The WSJ details:
Private foreign investors sold a record amount of U.S. Treasurys in June as the U.S. debt-ceiling debate intensified.While it may be easy to blame selling on the debt ceiling issue, that really wasn't an issue until July. The broader selling likely occurred due to issues that were unrelated to the debt ceiling (supply of debt coming to market, the end of the QEII program, expectations for decent global growth).
That said, the scale of the actual selling is interesting (back to the WSJ).
Private foreign net purchases of long-term Treasury bonds and notes fell by $18.3 billion in June, following a $16.4 billion increase in May, according to the monthly Treasury International Capital report, known as TIC. The previous record drop was set in June 2000, when private foreign investors sold $16.5 billion in Treasuries.Sales were concentrated in the Caribbean (i.e. insurers / private wealth). The way I would interpret this is that these investors sold Treasuries UNTIL the debt ceiling issue, which combined with concerns over Europe caused the flight back into Treasuries (i.e. if there was no debt ceiling issues, there would have been less demand in July / August).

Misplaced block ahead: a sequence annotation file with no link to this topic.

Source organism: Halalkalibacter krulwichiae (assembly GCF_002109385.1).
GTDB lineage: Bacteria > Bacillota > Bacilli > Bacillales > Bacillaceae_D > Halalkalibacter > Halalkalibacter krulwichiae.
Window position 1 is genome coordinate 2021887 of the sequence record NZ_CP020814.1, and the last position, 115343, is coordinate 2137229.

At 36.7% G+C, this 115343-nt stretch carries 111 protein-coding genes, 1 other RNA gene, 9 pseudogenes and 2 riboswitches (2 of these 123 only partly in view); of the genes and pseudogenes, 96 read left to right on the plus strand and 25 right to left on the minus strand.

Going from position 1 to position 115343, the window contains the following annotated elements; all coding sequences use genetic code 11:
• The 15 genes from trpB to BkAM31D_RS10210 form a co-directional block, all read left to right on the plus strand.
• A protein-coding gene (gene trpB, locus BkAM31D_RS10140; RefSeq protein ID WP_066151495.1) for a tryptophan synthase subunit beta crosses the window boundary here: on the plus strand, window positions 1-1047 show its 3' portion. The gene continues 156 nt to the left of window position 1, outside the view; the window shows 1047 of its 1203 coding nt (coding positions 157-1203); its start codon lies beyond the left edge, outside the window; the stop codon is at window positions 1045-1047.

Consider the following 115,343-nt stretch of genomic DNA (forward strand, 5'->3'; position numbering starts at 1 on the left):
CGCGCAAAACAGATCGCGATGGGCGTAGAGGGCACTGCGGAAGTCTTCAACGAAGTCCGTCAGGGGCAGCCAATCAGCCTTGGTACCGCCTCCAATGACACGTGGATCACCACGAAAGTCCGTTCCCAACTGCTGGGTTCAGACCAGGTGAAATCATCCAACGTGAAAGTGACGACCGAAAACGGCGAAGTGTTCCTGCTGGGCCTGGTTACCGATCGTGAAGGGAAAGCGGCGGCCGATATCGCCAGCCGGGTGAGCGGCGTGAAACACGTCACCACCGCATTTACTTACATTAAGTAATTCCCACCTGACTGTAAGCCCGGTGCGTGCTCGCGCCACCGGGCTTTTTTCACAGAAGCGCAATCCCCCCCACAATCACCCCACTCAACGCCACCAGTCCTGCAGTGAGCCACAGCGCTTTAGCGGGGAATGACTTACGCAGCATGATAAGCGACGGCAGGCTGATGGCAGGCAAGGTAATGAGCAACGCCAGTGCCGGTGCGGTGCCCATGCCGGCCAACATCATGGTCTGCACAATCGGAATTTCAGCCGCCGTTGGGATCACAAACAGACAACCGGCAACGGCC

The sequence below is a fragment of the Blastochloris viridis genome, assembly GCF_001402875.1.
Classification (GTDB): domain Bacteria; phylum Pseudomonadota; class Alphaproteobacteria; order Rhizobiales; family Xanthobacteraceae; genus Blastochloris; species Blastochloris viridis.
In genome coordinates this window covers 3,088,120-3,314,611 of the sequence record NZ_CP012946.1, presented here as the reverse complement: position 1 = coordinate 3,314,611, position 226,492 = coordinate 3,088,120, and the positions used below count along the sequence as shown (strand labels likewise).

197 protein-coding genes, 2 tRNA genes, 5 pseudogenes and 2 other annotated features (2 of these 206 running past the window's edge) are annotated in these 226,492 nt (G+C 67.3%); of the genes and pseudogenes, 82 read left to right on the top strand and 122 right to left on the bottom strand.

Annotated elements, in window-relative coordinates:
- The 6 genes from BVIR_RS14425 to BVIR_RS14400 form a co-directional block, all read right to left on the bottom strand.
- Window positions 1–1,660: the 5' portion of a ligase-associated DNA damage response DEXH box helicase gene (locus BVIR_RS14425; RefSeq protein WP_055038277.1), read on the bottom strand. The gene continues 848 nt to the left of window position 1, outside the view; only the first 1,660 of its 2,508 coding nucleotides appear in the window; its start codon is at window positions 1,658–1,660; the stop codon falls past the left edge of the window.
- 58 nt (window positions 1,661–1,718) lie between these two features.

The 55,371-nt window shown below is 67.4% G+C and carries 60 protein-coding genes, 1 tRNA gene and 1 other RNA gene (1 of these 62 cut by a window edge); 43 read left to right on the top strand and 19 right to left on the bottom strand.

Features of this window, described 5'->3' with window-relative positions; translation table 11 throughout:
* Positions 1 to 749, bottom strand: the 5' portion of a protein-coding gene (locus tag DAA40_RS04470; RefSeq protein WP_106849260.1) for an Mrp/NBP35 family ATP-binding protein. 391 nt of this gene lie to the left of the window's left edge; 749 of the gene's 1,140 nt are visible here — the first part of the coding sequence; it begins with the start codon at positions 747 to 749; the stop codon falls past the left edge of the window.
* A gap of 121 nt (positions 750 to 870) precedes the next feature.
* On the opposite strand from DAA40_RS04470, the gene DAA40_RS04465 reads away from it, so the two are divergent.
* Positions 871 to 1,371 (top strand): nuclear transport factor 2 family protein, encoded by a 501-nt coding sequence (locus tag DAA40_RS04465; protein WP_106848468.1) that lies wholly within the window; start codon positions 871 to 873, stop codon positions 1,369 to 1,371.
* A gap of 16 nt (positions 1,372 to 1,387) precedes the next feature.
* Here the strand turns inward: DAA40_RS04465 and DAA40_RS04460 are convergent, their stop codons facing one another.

Immune to this whipsaw was China.
China's holdings actually rose in June, by $5.7 billion to $1.166 trillion, following net buying of $7.3 billion in May. Analysts caution the data may not reflect the full spectrum of China's activity in the market, however. The Treasury recently adjusted its estimate of China's holdings based on use of proxies in other countries.The below shows the combined purchases by China (direct) and the UK (where China purchases indirectly).
Until something drastically changes, expect a continued rise in the above chart regardless of net purchases / sales from other foreign entities.